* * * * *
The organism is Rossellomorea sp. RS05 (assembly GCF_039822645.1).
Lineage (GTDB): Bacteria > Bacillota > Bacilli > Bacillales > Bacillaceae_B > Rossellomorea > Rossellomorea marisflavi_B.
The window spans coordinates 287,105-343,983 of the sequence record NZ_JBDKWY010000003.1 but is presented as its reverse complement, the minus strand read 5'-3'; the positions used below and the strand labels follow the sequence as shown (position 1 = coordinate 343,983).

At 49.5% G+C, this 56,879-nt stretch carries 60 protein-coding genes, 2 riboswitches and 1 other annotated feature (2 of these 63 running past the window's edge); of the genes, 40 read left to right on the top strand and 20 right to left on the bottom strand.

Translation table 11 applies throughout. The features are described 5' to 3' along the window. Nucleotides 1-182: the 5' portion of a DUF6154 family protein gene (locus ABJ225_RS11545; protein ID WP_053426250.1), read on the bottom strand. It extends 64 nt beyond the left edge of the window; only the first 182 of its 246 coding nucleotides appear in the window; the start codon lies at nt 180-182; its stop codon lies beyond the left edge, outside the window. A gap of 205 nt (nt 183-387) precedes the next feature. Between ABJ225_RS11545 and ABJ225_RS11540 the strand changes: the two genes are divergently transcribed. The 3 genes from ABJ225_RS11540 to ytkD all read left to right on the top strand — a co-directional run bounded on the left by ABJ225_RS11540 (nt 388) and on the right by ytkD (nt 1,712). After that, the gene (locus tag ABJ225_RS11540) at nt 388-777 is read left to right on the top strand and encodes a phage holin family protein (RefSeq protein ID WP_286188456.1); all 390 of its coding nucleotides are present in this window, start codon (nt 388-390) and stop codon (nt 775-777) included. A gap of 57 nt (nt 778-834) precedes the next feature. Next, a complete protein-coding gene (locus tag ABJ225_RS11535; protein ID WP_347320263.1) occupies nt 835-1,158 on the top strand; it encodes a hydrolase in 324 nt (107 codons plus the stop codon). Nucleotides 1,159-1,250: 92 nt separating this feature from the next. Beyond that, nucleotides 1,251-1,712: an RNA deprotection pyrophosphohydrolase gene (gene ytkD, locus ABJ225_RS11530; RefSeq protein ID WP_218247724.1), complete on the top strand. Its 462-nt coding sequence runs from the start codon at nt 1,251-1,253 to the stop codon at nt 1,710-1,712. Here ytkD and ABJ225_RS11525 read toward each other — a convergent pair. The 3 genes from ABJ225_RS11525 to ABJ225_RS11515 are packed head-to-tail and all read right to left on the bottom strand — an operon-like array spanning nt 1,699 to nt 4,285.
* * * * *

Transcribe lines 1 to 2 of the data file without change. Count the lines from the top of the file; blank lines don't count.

The organism is Rossellomorea sp. RS05 (assembly GCF_039822645.1).
Lineage (GTDB): Bacteria > Bacillota > Bacilli > Bacillales > Bacillaceae_B > Rossellomorea > Rossellomorea marisflavi_B.